“We hear on a daily basis, patients expressing concern as to what would happen if they were to ever lose their eyesight,” Raber says. “Our primary focus is making sure this does not happen on our watch. Unfortunately many potentially sight threatening conditions have no early warning signs or symptoms. We can’t express enough the need for routine eye care and evaluation even if patients are experiencing no visual problems.”

The experts, of course, have tips for their patients with regard to eye care.

“If you’re interested in receiving quality care, friends that had dealings with eye physicians are a good referral source, as well as your family doctor,” Markowitz says. “Stability and reputation are important. If a doctor has a good reputation and has been practicing in an area for an extended time, generally there is good reason.”

“Sometimes, people treat their eyes like they treat their cars,” Barrett says. “They wait until they are having a problem before they come in for service. The best advice I could give a patient is to schedule a routine eye examination at least once every two years.”

“Remember to ask us about new technology that will allow you to see better at work, home and in your hobbies and activities,” Senall says. “Even if you don’t have vision problems, we still recommend that you see an eye physician for a comprehensive eye exam to ensure that your sight and health are protected.”

In terms of the eye care profession, there are several things to learn.

“Many people don’t realize that ophthalmologists can diagnose many systemic diseases just by examining the eyes,” Barrett says. “Diseases such as diabetes, rheumatoid arthritis, Lyme disease, tuberculosis, lupus, thyroid disease, and even HIV may be diagnosed from eye examinations.”

Some patients may not know that in addition to prescribing glasses and contact lenses, “optometrists also diagnose, treat and manage many common eye diseases, such as diabetic retinopathy, glaucoma, and macular degeneration,” says Senall. “We also routinely treat acute treatment problems of the eye, including conjunctivitis, pink eye, trauma to the eye, and we remove foreign bodies from the eye.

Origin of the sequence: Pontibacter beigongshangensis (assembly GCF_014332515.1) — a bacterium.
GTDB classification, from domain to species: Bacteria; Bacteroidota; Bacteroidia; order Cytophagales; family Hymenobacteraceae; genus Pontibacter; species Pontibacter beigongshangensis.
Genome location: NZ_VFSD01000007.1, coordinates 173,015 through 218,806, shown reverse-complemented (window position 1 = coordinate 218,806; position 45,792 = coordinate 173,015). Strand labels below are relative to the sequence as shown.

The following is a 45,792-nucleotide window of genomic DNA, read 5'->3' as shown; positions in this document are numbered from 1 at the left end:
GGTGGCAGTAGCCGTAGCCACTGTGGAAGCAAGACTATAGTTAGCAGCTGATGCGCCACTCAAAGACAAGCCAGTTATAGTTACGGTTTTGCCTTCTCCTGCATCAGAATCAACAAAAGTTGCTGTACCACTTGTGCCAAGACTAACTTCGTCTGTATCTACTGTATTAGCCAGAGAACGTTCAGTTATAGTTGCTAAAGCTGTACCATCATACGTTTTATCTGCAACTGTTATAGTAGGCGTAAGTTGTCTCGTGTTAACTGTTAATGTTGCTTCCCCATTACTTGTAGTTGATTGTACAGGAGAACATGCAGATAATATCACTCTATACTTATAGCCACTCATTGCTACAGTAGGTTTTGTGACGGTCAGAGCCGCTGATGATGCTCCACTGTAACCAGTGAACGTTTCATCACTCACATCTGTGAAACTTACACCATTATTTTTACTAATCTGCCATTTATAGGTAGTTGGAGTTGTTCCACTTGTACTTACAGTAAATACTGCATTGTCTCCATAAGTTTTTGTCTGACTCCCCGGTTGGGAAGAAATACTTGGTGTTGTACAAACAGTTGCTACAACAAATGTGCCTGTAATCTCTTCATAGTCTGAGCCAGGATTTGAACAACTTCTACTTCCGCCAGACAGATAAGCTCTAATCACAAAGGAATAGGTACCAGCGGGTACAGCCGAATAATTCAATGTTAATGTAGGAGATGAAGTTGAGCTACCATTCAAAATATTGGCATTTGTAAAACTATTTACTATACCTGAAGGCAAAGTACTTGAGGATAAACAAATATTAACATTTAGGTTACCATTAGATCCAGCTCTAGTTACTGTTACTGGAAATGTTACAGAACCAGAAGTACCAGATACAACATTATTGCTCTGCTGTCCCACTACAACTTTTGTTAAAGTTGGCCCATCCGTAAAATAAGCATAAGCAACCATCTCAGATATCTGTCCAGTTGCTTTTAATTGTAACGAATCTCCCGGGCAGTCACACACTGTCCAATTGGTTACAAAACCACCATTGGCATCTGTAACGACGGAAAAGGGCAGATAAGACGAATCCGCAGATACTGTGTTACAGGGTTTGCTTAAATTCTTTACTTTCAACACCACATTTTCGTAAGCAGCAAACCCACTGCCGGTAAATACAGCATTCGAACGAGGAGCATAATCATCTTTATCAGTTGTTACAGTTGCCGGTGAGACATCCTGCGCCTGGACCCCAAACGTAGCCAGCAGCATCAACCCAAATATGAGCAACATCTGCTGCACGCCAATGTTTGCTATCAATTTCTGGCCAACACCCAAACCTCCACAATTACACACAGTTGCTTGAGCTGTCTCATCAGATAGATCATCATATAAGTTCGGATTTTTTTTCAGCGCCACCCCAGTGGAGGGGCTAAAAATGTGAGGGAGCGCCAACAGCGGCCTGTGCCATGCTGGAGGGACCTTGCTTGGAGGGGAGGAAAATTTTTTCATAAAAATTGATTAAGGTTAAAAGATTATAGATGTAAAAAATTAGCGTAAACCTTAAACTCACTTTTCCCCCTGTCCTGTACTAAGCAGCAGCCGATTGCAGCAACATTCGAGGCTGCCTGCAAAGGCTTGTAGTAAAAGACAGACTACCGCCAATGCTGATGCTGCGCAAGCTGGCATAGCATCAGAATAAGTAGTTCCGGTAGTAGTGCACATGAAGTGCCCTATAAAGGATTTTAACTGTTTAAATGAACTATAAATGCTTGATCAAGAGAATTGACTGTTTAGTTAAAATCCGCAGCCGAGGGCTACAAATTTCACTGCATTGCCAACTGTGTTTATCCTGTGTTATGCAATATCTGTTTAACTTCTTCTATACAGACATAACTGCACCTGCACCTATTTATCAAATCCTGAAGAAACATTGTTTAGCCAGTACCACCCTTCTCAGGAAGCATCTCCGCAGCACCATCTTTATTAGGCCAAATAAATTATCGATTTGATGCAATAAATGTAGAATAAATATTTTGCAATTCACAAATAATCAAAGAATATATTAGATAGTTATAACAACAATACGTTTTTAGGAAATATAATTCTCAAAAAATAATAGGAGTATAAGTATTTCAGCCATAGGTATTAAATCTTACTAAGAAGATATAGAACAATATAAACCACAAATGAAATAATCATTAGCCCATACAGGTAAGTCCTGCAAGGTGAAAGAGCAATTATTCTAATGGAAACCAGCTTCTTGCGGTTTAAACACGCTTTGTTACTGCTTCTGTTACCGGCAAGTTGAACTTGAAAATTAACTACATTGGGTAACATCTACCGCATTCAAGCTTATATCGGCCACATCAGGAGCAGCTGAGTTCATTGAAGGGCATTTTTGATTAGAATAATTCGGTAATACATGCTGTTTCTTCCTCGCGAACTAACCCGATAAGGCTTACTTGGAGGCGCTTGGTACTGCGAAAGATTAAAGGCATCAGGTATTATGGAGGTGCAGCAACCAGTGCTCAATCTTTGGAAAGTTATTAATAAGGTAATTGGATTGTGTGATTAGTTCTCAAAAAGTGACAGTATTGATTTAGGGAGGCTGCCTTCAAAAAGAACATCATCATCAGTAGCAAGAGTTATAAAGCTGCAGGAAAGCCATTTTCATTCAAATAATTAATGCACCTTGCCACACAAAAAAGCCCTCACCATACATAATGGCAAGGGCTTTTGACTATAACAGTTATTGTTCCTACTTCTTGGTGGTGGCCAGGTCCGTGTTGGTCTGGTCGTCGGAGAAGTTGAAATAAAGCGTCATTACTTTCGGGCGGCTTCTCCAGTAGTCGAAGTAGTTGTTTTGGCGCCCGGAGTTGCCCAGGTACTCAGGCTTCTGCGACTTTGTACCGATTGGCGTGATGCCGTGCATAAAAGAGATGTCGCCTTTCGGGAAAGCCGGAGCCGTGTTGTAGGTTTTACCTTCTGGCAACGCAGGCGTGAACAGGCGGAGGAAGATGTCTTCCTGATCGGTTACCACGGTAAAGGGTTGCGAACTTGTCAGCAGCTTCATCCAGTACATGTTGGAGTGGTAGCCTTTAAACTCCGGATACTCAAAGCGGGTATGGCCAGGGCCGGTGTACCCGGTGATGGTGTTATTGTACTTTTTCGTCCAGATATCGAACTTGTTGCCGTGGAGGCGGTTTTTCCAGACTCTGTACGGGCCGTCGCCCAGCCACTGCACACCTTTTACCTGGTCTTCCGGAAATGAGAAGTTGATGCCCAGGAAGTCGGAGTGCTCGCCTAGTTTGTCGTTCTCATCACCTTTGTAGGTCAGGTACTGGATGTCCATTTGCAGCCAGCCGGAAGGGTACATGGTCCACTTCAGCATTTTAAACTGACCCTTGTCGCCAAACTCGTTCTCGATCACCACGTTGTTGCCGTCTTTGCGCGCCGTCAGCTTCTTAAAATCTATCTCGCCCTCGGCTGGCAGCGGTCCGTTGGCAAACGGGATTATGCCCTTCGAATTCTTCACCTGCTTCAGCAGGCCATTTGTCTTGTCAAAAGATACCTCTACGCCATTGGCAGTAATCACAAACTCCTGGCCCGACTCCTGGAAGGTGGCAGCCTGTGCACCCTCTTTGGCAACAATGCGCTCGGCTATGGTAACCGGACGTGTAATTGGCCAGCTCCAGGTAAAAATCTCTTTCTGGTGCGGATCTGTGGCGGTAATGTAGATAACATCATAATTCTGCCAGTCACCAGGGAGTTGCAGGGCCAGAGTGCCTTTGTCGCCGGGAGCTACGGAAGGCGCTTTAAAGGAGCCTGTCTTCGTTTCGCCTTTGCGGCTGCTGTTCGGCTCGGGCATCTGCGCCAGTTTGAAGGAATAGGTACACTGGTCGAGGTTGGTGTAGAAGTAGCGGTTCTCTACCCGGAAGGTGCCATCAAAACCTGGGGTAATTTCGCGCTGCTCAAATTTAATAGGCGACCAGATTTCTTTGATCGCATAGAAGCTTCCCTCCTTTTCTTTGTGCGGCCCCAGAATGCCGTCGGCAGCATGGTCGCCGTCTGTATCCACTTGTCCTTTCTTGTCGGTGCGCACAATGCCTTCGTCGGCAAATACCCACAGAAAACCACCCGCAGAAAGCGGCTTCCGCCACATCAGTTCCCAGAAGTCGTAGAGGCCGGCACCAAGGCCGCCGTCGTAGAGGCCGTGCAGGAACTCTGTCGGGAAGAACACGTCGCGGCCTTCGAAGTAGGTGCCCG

Additionally, optometrists counsel patients on common systemic disease related to the eye and help coordinate care with their primary care physicians. Some patients do not see a primary care physician routinely, so if they happen to come in here to see better, “we also look at and help them with their overall health picture,” says Senall.

Says Raber, “Glasses and contact lenses are only a portion what we are able to provide. From emergency visits due to red eyes, abrasions and trauma to ongoing chronic care for patients with diabetes or glaucoma, our optometrists are trained and educated to provide treatment for array of conditions.”

Many patients don’t realize that in most cases, medical insurance can be billed for services related to many of these conditions, even if their vision plans cover only one eye exam a year.

Every profession has its rewards. Eye care is no exception. “The most dramatic thing about the profession is that we can alter peoples’ lives in a positive way,” Markowitz says.

“My profession is exceedingly rewarding, as I can diagnose and treat eye diseases and provide patients with state-of-the-art cures for potentially devastating eye problems,” says Barrett. “Providing sight-saving treatments to patients in need is very gratifying.”